Stained Glass God’s Eye, Ojo de Dios

Recently I started thinking about adding something to my catalog that might be appealing to religious folks. I wanted to do something a little bit different from what I have seen from others, just to stand out a little bit. My first thought was a symbol popularly known as a God’s eye. Like probably millions of kids, I had made at least one out of yarn and popsicle sticks when I was younger. Somehow, it has always stuck with me, despite not being especially religious, myself.

Stained glass god's eye ornament
Small God’s eye ornament in red and yellow.

Next, I did what any nerd would do, I Googled it. I discovered that there are not many representations of it in stained glass. And I learned that it has a much deeper history than I had ever realized. It is not a Christian symbol in its origin, but instead hails from the Huichol Indians of Mexico, a tribe originating and residing in the Sierra Madre Occidental Mountains of central northwest Mexico. Their spiritual tradition is nature-based and polytheistic. In a conversation with the head of The Huichol Center for Cultural Survival, I was told that the God’s eye symbol, also called Ojo de Dios, has been incorporated into many belief systems around the world.

Learning as much as I did about the symbol, I felt increasingly drawn to it and felt challenged to make a faithful and respectful representation of it. The four points represent the basic elements of earth, air, fire, and water. The eye is meant to offer protection, especially for children, as well as a connection to the power and mystery of the unknown. The connections that the Huicholes have to the land and sea resonate deeply with me as someone who also is concerned about and interested in our planet.

Small God's eye ornament, with two shades of purple glass
Small God’s eye ornament, with two shades of purple glass

In typical fashion, one sample is not enough so I created two patterns and six pieces. One pattern is a ‘full size’ sun catcher at about 6 1/4″ in diameter, and with three layers. I also made a smaller, ornament-sized version with just two layers which measures 3 1/2″ across. Each hangs from a hook. As it turned out, I had some terrific glass choices for the first samples of the larger sun catchers. I use a lot of wispy glass in many pieces, meaning a single color of glass with white lightly swirled throughout. Very commonly, the edges of those sheets of glass have the primary color and white together in a straight pattern. I realized that this mimicked the texture of some yarns. Since so many God’s eye pieces are created in yarn, this seemed a great way to start these first pieces. I am pleased with how those turned out, and will be looking out for more such glass as much as I can, and use other colors/textures in the meantime.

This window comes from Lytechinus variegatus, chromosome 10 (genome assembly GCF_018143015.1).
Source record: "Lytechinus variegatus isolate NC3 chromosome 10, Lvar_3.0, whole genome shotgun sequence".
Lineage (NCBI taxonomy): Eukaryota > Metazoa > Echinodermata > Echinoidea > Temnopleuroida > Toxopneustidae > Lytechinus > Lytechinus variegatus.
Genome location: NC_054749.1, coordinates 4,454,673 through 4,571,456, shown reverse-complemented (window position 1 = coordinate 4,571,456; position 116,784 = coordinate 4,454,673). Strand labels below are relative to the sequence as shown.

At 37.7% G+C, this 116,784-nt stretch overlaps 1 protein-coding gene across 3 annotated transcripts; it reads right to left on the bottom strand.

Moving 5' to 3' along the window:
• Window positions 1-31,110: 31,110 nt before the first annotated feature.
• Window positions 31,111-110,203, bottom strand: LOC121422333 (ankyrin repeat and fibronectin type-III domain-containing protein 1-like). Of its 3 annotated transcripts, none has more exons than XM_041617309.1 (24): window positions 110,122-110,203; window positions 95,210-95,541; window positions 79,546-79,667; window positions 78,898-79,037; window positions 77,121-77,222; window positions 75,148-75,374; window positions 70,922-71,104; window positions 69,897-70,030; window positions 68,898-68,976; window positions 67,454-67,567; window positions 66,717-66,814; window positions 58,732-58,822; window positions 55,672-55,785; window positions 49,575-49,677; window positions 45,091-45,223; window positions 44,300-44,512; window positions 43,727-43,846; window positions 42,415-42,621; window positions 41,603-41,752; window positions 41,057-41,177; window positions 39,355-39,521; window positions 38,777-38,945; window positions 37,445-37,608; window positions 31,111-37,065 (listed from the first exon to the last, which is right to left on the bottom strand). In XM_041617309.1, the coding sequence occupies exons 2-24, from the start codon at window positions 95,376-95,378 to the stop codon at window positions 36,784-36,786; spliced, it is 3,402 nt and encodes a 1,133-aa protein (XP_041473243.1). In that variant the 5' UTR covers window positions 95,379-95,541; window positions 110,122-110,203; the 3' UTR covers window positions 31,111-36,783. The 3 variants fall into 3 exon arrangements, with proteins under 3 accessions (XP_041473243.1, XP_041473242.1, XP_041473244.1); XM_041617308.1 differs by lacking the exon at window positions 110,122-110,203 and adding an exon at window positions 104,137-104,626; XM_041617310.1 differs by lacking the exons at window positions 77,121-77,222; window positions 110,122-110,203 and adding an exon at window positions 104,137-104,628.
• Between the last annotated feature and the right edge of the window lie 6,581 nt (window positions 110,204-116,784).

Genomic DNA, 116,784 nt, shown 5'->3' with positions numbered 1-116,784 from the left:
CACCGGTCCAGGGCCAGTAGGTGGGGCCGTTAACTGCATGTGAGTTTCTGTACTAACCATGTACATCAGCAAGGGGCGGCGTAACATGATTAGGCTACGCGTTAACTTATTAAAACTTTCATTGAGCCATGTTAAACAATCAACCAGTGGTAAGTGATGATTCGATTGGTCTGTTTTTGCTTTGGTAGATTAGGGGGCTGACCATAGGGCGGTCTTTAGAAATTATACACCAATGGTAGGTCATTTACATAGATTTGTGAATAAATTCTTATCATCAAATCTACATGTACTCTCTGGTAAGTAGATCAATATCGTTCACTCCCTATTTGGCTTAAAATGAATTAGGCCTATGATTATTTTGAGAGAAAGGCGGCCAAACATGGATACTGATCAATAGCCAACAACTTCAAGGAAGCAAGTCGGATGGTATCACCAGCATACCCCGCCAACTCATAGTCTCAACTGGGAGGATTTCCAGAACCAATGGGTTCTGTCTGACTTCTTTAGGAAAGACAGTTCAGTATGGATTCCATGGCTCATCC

God's eye stained glass, Ojo de Dios stained glass
First samples of the God’s eye/Ojo de Dios pattern. This is the larger version, at 6 1/4″ across.

The larger God’s eye is $30, and the ornament size is $15. Please let me know what you think, and thanks for reading!

In light pink and white, small God's eye/Ojo de Dios ornament
In light pink and white, small God’s eye/Ojo de Dios ornament

To learn more about the Huichol people, here are a few more links for information: The Huichol Center for Cultural SurvivalHuichol – Cultural Survival | The Sacred Land of the Huichols

Stained Glass Owls, and Flying Owl Stained Glass Nightlights